Thomas Orde-Lees

In touch with the Shackleton expedition – literally.

Thomas Orde-Lees
photo by Frank Hurley – Public Domain

Although I am woefully far behind in processing and sharing images from our trip to the Falklands and South Georgia – over two months ago! – I still dream of those landscapes and the intense history behind them. Today (May 20) is celebrated in South Georgia as Shackleton Day, recognizing this day 107 years ago when Ernest Shackleton and two of his crew (Frank Worsely and Thomas Crean) stumbled into the tiny whaling station of Stromness, on the east side of South Georgia. That was their first contact with civilization since they had left South Georgia 18 months earlier, having failed in their expedition but accomplished one of the most incredible feats of survival and navigation ever recorded. (I’ve written about that story before.) I had the good fortune to walk in Shackleton’s steps during our visit in March, descending into Stromness just as he and Worsely and Crean had done a century earlier. (More on that hike to come later!) But since returning home I’ve had another amazing opportunity to connect with that incredible expedition: to read and to hold the diary of Thomas Orde-Lees, the expedition’s ski expert and storemaster. Read on!

Diary of Thomas Orde-Lees, written during the Shackleton expedition to Antarctica in 1914-16. (Collection of Rauner Library, Dartmouth College)

I’ve long known that Rauner Library at Dartmouth College has an impressive collection of historic books and archival materials, including the Stefansson Collection on Polar Exploration. But it wasn’t until after my return from South Georgia I learned that Rauner has the Orde-Lees diary. So I roused a colleague who is also a Shackleton fan and walked over to Rauner to spend a delightful hour turning the pages of this 400-page large-format diary. I snapped photos of a few interesting pages, saved in this gallery.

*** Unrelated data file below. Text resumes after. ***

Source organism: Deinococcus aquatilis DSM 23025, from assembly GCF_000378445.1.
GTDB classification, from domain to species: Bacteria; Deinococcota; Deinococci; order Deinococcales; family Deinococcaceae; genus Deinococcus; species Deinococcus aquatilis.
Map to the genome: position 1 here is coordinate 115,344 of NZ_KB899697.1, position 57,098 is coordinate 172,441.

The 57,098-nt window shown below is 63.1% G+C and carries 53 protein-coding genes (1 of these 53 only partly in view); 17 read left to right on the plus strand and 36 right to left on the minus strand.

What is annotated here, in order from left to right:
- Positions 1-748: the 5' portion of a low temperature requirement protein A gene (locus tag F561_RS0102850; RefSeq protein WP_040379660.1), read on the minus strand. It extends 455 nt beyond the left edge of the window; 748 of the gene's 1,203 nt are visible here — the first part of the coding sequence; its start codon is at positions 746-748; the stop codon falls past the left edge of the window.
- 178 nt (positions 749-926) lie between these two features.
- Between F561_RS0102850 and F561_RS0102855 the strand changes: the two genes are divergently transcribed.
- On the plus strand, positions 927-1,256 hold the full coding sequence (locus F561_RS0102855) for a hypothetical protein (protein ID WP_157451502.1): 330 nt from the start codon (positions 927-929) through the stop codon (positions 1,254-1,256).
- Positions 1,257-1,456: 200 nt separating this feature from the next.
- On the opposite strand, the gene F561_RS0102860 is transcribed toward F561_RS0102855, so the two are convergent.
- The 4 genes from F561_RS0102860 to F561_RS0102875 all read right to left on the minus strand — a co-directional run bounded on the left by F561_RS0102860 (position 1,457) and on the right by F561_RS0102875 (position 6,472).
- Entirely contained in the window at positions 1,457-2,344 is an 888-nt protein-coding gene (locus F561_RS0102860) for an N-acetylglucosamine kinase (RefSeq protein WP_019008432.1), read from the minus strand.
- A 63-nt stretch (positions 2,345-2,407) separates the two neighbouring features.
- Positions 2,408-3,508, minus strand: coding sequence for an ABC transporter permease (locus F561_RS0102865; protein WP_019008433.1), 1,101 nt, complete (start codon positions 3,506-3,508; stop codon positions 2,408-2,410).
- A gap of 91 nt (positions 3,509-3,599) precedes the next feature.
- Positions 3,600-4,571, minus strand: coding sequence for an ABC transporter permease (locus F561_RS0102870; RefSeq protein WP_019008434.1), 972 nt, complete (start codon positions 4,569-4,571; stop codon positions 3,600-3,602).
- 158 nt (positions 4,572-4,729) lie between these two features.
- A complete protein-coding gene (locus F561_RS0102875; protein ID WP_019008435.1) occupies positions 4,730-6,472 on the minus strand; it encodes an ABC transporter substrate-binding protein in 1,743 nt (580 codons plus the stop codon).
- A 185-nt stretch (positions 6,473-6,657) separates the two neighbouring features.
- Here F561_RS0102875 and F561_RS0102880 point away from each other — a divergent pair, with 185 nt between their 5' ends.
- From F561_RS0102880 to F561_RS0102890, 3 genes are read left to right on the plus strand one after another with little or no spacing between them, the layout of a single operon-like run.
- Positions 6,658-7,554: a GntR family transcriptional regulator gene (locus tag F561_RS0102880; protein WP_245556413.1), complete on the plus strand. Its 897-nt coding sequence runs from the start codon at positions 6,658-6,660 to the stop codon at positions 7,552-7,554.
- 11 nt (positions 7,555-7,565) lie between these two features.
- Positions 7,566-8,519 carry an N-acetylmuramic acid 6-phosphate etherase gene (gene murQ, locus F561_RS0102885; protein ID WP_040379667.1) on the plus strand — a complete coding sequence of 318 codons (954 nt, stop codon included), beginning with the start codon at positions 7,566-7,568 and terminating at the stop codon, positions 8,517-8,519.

This hardcover book, about 12″ tall and 8″ wide, is written in fountain pen and occasionally annotated in pencil. It’s an interesting insight into daily life, often including the menu (see also full-res photo):

Breakfast: salt fish + anchovy sauce, porridge.
Luncheon: Lentil soup, Cole’s cheddar cheese.
Dinner: Roast penguin, baked potatoes, pickled walnuts, gooseberries & cream.

When the ship was trapped in the ice, he commented with concern about its status and potential fate:

The ship now has a 25º list. At midnight there was 6 ft of water in the lower hold when we went down to our cabins in the mainhold for the last time to secure a waterproof sheet to sleep on + one or two other oddments and the lateral pressure was so great that the deck had literally burst under the strain and the planks were all starting up like so many matches pushed out of a box. The tents were first erected on the port side of the ship, but just as we were turning in the floe began to split up and we hurriedly struck camp and moved everything over a pressure ridge to the other side of the ship + finally turned in dead heat at 1 A.M.

(transcribed with respect for edits and additions as in the above photo)

The menu shifted once they were camped on the ice floes. At times running low on food, and other times “providentially” supplied by seals that approached the camp, they made do with what they had, like seal steak, dog pemmican, penguin hearts, lentil soup, and even curried seal (see full page):